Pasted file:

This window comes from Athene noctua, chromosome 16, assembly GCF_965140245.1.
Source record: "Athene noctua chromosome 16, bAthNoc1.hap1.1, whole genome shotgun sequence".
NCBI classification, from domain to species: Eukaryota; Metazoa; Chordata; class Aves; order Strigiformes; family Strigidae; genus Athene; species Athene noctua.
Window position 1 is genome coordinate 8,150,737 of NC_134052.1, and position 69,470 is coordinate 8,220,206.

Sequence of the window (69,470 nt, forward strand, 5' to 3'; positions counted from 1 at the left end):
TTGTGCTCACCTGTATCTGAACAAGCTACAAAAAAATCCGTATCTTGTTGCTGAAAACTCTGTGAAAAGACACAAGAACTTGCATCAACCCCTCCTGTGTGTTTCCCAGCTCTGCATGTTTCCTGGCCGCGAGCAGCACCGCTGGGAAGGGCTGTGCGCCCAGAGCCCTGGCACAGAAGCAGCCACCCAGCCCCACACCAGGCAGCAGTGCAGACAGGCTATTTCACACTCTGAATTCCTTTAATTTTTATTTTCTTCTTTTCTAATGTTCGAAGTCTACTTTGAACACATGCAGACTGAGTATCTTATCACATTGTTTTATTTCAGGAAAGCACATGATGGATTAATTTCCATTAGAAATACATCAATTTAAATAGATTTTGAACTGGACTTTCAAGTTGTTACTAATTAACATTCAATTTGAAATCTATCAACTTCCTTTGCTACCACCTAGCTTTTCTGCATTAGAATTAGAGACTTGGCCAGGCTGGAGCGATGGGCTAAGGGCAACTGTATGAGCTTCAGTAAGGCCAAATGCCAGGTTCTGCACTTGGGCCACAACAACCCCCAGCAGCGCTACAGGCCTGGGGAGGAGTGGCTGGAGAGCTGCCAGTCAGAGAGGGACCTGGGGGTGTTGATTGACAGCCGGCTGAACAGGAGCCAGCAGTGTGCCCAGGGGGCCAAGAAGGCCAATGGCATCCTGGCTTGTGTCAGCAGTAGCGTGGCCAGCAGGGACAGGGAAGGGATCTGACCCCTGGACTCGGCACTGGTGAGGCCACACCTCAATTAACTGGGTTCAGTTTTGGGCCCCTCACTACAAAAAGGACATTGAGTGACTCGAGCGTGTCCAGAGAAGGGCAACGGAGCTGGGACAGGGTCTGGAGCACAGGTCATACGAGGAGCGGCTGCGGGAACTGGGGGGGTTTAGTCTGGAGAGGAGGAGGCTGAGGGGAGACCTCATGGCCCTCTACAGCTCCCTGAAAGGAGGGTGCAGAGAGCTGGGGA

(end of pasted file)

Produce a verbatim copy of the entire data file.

This window comes from Athene noctua, chromosome 16, assembly GCF_965140245.1.
Source record: "Athene noctua chromosome 16, bAthNoc1.hap1.1, whole genome shotgun sequence".
NCBI classification, from domain to species: Eukaryota; Metazoa; Chordata; class Aves; order Strigiformes; family Strigidae; genus Athene; species Athene noctua.
Window position 1 is genome coordinate 8,150,737 of NC_134052.1, and position 69,470 is coordinate 8,220,206.

Sequence of the window (69,470 nt, forward strand, 5' to 3'; positions counted from 1 at the left end):
TTGTGCTCACCTGTATCTGAACAAGCTACAAAAAAATCCGTATCTTGTTGCTGAAAACTCTGTGAAAAGACACAAGAACTTGCATCAACCCCTCCTGTGTGTTTCCCAGCTCTGCATGTTTCCTGGCCGCGAGCAGCACCGCTGGGAAGGGCTGTGCGCCCAGAGCCCTGGCACAGAAGCAGCCACCCAGCCCCACACCAGGCAGCAGTGCAGACAGGCTATTTCACACTCTGAATTCCTTTAATTTTTATTTTCTTCTTTTCTAATGTTCGAAGTCTACTTTGAACACATGCAGACTGAGTATCTTATCACATTGTTTTATTTCAGGAAAGCACATGATGGATTAATTTCCATTAGAAATACATCAATTTAAATAGATTTTGAACTGGACTTTCAAGTTGTTACTAATTAACATTCAATTTGAAATCTATCAACTTCCTTTGCTACCACCTAGCTTTTCTGCATTAGAATTAGAGACTTGGCCAGGCTGGAGCGATGGGCTAAGGGCAACTGTATGAGCTTCAGTAAGGCCAAATGCCAGGTTCTGCACTTGGGCCACAACAACCCCCAGCAGCGCTACAGGCCTGGGGAGGAGTGGCTGGAGAGCTGCCAGTCAGAGAGGGACCTGGGGGTGTTGATTGACAGCCGGCTGAACAGGAGCCAGCAGTGTGCCCAGGGGGCCAAGAAGGCCAATGGCATCCTGGCTTGTGTCAGCAGTAGCGTGGCCAGCAGGGACAGGGAAGGGATCTGACCCCTGGACTCGGCACTGGTGAGGCCACACCTCAATTAACTGGGTTCAGTTTTGGGCCCCTCACTACAAAAAGGACATTGAGTGACTCGAGCGTGTCCAGAGAAGGGCAACGGAGCTGGGACAGGGTCTGGAGCACAGGTCATACGAGGAGCGGCTGCGGGAACTGGGGGGGTTTAGTCTGGAGAGGAGGAGGCTGAGGGGAGACCTCATGGCCCTCTACAGCTCCCTGAAAGGAGGGTGCAGAGAGCTGGGGA